The Future of Work

March 2019

Industry View

Expert panel

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A panel of experts shares their views on what the biggest priority is when preparing for the future of work.


 

Richard Westgarth

Head of campaigns
BMT

 

 

The biggest priority when preparing for the future of work will be the ability of companies to respond to a dynamic, if not turbulent, technology landscape. The rapid development of AI and related technologies will require business leaders to focus on the ability to recruit, promote talent and develop a network of teams, as traditional jobs change and as new roles and careers emerge. Companies must redesign organisational structures and create more fluid structures which centre on the worker, their ambitions and values, rather than on old-fashioned, functional hierarchy. Middle management layers will shrink. 

 

The development of smart cities will result in changing worker’s views of “the office” and the commute, and will bring in flexible working patterns, possibly merging work and lifestyle. Career progression will be driven by individuals’ needs, rather than about climbing the slippery pole of management. Companies will have to replace outdated practices of management science (such as the rigid distribution of the bell curve) that are now becoming obsolete, and replace them with talent-based solutions that have greater appeal to millennials.

 

@BMT_Global
www.bmt.org


 Jada Balster

Vice president, marketing 

Workfront

 

 

If we want to master modern work, we have to embrace, not fear, technology. I say that because robotics, automation, AI, and virtual reality aren’t theoretical dreams. They’re the here and now. We now need to really think about how we get the most from these exciting new technologies – the important questions to ask are, which jobs should humans do and which jobs should machines do, and then, what can we automate and when?

 

The value of embracing this cutting-edge technology will be in automating the mundane low-value work so we can spend our time on the things that add the most value to our organisations. Embracing technology will help us work more flexibly, avoid wasteful meet­ings, and reduce needless email. It will enable us to master modern ways of working.

 

Tomorrow will be automated, but there is no need to fear a machine apocalypse. The future will see happier and more purposeful workers who know they are spending their working hours doing things that not only matter, but that they are also best at. That’s a future we all want – together with robots that can bring us coffee in the morning, of course.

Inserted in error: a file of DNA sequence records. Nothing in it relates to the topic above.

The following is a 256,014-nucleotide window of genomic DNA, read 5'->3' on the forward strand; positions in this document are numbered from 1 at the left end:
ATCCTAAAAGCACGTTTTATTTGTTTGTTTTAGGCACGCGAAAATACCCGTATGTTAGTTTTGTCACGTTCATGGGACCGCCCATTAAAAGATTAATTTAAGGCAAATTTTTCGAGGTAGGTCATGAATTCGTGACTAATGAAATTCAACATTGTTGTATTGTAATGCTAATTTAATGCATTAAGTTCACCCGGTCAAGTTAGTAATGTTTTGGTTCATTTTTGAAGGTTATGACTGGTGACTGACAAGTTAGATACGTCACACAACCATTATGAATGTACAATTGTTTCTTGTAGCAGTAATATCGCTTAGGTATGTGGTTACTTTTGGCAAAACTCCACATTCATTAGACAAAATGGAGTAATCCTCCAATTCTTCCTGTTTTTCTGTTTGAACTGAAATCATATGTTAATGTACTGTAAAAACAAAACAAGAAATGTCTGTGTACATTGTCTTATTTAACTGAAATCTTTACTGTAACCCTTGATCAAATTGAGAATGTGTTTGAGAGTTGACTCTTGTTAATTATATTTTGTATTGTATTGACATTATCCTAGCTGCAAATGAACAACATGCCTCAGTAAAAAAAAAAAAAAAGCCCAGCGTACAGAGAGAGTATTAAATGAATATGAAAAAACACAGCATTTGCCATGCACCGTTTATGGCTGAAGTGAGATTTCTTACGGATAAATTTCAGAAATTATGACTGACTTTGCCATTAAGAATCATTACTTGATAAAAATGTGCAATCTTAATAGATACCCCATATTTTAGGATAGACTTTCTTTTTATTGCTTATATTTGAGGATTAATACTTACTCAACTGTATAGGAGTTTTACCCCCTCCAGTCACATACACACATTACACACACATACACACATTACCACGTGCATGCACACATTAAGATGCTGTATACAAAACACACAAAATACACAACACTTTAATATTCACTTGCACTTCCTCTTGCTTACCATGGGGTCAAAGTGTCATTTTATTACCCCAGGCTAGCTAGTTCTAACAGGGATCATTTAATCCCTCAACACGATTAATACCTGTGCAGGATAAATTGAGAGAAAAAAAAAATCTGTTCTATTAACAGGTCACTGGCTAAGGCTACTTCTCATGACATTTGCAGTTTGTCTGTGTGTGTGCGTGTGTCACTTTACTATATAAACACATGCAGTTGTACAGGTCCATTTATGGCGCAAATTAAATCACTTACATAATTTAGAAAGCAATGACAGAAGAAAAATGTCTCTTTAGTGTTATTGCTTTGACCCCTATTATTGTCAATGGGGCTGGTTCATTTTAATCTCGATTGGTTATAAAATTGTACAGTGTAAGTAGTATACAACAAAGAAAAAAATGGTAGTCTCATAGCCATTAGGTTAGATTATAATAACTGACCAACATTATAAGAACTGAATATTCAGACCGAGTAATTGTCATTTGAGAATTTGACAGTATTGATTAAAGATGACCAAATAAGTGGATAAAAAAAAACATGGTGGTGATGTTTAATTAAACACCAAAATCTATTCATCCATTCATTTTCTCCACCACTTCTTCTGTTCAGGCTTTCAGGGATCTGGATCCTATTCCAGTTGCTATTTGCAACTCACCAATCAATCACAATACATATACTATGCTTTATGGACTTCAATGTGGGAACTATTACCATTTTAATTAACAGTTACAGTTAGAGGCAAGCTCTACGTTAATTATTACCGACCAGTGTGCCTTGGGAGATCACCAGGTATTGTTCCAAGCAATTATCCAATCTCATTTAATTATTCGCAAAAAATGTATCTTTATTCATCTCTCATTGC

www.workfront.com


Sunil Prashara

President & CEO 

Project Management Institute

 

 

The digital disruption accelerated by advances in RPA, AI, big data, design thinking and no-code/low-code app develop­ment will result in the creation of jobs that require a skillset that transcends technical expertise. Those who come to the forefront will be creative – people who understand business processes, who are technically savvy but also understand customers’ needs. Success will require people to excel at relationship building while being analytical, pragmatic problem solvers. Companies will continue to rely on and value the ability to execute, but technological skill will comple­ment a broader array of necessary talents.

 

The new professional reality demands a combination of technical and project man­agement skills, leadership skills and strategic and business management skills, as well as the ability to learn and keep pace with technology. To inspire stakeholders and motivate teams, leaders will need more than intellectual and technical prowess. They will also need the ability to tap into emotional intelligence qualities such as empathy and self-awareness.

 

 www.pmi.org/uk


Sean Trainor

Founder
Safe Places To Work

 

 

We live in an increasingly volatile, uncertain, complex and ambiguous world. This is compounded inside the work­place by advancements in technology and disruption to traditional business models. With the workforce feeling increasingly anxious and fearful of the unknown, organi­sations need to create safe places to work. The biggest priority when preparing for the future of work is therefore people, not processes or technology. People are the enablers for change, and putting people first means inspiring the workforce to adopt new ways of working and providing the psychological safety to remove the fear of the future.

 

The fearless organisation has authentic leaders that accept vulnerability, inclusive teams that embrace difference, and engaged employees who have a voice without fear of retribution or ridicule for speaking up on ideas, questions, concerns or mistakes. Safe places to work attract and retain the best people by giving them a voice and building the agility, resilience and capability needed to become fit for the future.

 

Safe Places To Work’s purpose is to create safe places to work, one voice at a time.

 

www.safeplacestowork.com


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